Dymphna showed, together with the holy Gerebran, as all the saints do in some fashion, that men and women can’t be their own saviors. That is a contradiction. Those who surrender to the insanity of contradiction only perpetuate the illusion and the contagion in themselves and in others. They strive to justify their sins and sanctions and redeem those who would live without the Redeemer.

Dymphna is a saint for us all, being brave and unyielding against unreasonable and violent oppression. Following her example, we can face the mental disease caused by a culture of contradiction. Millions of Americans are forgoing their common sense, carried along the stream of insanity like dead things, afraid to take a stand or make a stir. Much of our fear and frustration is rooted in a feeling of helplessness.

We are not helpless, though. We can follow common sense. And if that means being martyrs for truth, in whatever form that may take, then so be it.

Some things, Dymphna teaches us by her life and death, are unendurable and must be steadfastly resisted. Through her intercession, may we all break free from the straitjackets of virtual reality, soft totalitarianism, and the culture of death. That will mean facing the uncomfortable facts of uncommon sense, secular preoccupation, and ecclesial ineptitude. But the truth will set us free—and in that freedom, we will be happy.”

Love,
Matthew

Once saved, better stay saved


-the right panel of a diptych “The Crucifixion, The Last Judgment, by Jan van Eyck, 1440-41, Northern Renaissance painting, a masterpiece of Renaissance art, 11 x 32.5 cm, 4.3 x 12.8 inches 


-by Karlo Broussard

“No, seriously, you could go to Hell. Some Christians think the possibility of going to hell is solely for unbelievers. They don’t believe that a true born-again Christian can lose his salvation, hence the common phrase once saved, always saved.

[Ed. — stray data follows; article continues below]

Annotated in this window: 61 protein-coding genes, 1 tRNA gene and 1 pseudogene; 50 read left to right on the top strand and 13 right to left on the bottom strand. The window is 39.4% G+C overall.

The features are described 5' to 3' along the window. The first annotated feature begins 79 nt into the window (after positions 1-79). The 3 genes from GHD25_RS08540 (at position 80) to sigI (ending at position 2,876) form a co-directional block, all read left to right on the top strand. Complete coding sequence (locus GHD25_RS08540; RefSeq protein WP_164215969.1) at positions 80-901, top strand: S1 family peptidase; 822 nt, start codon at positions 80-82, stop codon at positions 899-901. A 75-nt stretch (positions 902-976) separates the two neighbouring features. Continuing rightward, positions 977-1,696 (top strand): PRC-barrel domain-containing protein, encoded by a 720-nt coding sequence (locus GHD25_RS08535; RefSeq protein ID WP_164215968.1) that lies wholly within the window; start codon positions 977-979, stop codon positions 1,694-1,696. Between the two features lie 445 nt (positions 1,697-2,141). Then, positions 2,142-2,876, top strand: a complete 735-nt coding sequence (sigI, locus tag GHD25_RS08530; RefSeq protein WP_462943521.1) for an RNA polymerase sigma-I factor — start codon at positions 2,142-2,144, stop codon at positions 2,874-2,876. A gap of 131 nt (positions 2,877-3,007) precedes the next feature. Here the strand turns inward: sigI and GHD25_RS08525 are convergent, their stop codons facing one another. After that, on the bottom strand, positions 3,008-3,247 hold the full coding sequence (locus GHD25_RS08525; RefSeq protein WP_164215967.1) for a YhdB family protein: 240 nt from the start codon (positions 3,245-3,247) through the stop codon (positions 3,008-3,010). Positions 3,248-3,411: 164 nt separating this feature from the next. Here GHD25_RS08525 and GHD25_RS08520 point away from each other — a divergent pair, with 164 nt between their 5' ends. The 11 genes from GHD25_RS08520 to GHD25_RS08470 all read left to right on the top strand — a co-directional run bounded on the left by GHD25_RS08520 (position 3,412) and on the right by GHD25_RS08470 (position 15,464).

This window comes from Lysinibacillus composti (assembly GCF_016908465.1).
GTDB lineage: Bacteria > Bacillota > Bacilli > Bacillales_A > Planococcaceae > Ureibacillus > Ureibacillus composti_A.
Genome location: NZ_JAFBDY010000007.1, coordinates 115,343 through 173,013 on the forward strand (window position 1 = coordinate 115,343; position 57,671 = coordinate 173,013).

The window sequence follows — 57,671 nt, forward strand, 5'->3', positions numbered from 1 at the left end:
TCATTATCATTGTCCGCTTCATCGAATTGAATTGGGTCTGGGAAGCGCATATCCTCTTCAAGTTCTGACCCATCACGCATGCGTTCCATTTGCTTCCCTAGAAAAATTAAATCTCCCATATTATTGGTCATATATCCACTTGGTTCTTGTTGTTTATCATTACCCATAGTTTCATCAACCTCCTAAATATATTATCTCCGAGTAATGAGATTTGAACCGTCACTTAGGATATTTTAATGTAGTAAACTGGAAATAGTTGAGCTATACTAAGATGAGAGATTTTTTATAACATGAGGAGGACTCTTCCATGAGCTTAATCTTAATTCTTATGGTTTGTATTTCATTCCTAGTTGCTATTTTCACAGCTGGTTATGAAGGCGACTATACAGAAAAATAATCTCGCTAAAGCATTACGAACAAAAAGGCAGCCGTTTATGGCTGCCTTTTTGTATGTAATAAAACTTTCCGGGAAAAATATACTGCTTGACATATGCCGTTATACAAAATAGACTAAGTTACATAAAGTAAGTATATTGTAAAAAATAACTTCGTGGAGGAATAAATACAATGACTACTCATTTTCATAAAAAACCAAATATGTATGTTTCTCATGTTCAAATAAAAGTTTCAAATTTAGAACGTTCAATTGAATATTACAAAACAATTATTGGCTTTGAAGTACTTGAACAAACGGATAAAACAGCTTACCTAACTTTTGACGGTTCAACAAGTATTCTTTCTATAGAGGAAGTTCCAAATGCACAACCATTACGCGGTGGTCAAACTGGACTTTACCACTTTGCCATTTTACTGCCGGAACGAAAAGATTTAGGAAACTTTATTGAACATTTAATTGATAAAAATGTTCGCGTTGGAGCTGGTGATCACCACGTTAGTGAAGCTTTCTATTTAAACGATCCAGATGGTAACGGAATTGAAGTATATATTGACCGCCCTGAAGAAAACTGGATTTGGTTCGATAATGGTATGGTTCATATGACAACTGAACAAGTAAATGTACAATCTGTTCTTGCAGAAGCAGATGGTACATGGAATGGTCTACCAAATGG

But for other Christians, hell is a stark reality to contend with, even for justified Christians, since they believe that a Christian can lose the gift of salvation initially received. There are several Scripture passages they commonly turn to for support—e.g., Hebrews 6:4-6, 10:26-31 and John 15:2-3. Each of these passages warns Christians about removing themselves from the source of salvation—namely, Jesus—which implies the possibility of damnation even for Christians. So it’s more like once saved, better stay saved.

There’s a way to rebut these biblical passages, but we’ll have to see how good it is. To get a good look at it, we can check Protestant theologian Michael Norton in his chapter of the book Four Views on Eternal Security.

Basically, the argument goes, scriptural warnings about falling away from the Faith refer to those Christians who trust only in their baptism rather than in what baptism signifies: faith in Christ. Such Christians, it’s argued, are satisfied with having merely an external relation with Christ. As Norton puts it, these are Christians “in the covenant [via baptism] but not personally united by living faith to Jesus Christ.” Such Christians would be akin to those Jews who trusted in their natural descent from Abraham as grounds for their membership in the New Covenant but were cut off (Rom. 11:19-22).

Note that the interpretive principle here entails that someone can be in the covenant via baptism, and thus a member of the covenant community, but at the same time not be regenerate, or saved, or justified. Now, there seem to be only two ways that this could be true.

Either . . .

A) A believer was initially regenerated through baptism, became a visible member of the covenant community, and then lost that saving grace,

. . . or . . .

B) A believer became a visible member of the covenant community through baptism but was never regenerated in the first place, which implies that baptism doesn’t make someone regenerate, or, as Norton puts it, “united by living faith to Jesus Christ.”

Of course it can’t be A, because then everyone agrees, and there’s no argument. So it has to be B—but B is not true. Baptism does regenerate and unite a person to Christ by living faith.

Consider what Paul teaches in Romans 6:3-4:

Do you not know that all of us who have been baptized into Christ Jesus were baptized into his death? We were buried therefore with him by baptism into death, so that as Christ was raised from the dead by the glory of the Father, we too might walk in newness of life.